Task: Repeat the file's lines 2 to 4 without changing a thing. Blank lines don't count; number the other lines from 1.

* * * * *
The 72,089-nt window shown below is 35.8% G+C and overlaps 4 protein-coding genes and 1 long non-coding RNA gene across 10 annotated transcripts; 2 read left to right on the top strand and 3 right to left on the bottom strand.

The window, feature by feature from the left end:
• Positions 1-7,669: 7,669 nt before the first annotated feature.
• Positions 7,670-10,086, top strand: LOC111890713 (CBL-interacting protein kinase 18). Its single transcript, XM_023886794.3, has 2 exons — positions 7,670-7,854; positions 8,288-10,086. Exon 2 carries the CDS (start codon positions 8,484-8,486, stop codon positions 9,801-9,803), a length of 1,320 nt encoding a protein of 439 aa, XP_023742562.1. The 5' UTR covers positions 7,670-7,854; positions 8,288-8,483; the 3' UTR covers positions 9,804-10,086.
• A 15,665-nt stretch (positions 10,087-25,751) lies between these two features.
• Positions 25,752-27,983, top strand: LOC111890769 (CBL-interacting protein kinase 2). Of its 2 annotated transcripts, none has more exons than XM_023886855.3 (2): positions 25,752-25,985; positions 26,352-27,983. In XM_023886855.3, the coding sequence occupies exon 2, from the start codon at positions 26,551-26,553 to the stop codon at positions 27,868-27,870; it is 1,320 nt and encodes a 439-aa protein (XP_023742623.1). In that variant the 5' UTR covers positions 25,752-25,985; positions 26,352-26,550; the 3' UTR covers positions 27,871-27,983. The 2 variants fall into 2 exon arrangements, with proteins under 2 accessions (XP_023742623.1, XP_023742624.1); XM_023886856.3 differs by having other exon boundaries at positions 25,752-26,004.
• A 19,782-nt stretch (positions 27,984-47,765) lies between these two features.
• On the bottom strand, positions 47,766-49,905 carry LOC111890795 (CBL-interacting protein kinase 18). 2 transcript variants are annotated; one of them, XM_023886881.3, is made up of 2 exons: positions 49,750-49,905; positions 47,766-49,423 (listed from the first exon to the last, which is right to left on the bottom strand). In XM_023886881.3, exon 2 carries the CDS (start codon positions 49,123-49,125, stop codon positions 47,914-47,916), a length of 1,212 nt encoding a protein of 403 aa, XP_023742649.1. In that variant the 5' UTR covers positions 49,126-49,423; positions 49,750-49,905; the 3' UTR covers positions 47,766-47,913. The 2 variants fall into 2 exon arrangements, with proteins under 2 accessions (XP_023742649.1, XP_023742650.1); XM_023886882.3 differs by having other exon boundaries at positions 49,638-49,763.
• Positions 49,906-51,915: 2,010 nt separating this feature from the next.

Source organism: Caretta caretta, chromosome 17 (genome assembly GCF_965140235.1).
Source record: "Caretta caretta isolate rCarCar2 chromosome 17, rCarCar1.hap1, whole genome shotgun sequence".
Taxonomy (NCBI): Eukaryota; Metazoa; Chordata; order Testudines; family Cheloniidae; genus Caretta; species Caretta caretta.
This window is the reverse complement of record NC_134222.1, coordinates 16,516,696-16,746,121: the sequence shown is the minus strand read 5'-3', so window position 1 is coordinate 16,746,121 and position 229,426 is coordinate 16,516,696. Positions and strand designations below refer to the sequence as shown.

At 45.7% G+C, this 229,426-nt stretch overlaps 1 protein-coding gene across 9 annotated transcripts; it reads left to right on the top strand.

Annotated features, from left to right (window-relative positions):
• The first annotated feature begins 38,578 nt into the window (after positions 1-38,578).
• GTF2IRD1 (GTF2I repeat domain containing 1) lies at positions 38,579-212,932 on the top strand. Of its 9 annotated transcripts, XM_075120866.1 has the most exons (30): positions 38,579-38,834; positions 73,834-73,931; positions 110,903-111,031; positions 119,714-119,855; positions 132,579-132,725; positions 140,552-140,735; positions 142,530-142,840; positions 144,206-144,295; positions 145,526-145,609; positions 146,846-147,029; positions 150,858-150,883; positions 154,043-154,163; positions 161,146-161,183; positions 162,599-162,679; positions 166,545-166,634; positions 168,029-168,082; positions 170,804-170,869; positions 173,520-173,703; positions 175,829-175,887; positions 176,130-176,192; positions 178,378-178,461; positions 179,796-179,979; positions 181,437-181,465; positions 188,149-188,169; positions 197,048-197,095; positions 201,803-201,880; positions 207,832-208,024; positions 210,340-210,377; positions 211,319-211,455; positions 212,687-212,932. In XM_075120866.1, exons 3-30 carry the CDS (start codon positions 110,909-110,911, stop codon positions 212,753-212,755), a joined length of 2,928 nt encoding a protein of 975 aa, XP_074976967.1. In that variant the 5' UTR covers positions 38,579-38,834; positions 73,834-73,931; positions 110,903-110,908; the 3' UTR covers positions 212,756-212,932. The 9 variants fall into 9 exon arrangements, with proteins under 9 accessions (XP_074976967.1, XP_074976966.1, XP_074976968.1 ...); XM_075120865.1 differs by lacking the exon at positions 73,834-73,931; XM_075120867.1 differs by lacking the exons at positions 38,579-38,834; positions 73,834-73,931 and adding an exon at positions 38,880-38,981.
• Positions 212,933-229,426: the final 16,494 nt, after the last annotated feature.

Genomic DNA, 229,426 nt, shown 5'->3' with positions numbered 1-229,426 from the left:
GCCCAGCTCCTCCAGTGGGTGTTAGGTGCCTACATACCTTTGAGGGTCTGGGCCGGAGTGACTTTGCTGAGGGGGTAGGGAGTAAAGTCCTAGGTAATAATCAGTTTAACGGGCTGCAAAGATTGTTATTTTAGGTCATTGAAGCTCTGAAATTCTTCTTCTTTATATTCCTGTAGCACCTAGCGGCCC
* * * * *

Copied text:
The window, feature by feature from the left end:
• Positions 1-7,669: 7,669 nt before the first annotated feature.
• Positions 7,670-10,086, top strand: LOC111890713 (CBL-interacting protein kinase 18). Its single transcript, XM_023886794.3, has 2 exons — positions 7,670-7,854; positions 8,288-10,086. Exon 2 carries the CDS (start codon positions 8,484-8,486, stop codon positions 9,801-9,803), a length of 1,320 nt encoding a protein of 439 aa, XP_023742562.1. The 5' UTR covers positions 7,670-7,854; positions 8,288-8,483; the 3' UTR covers positions 9,804-10,086.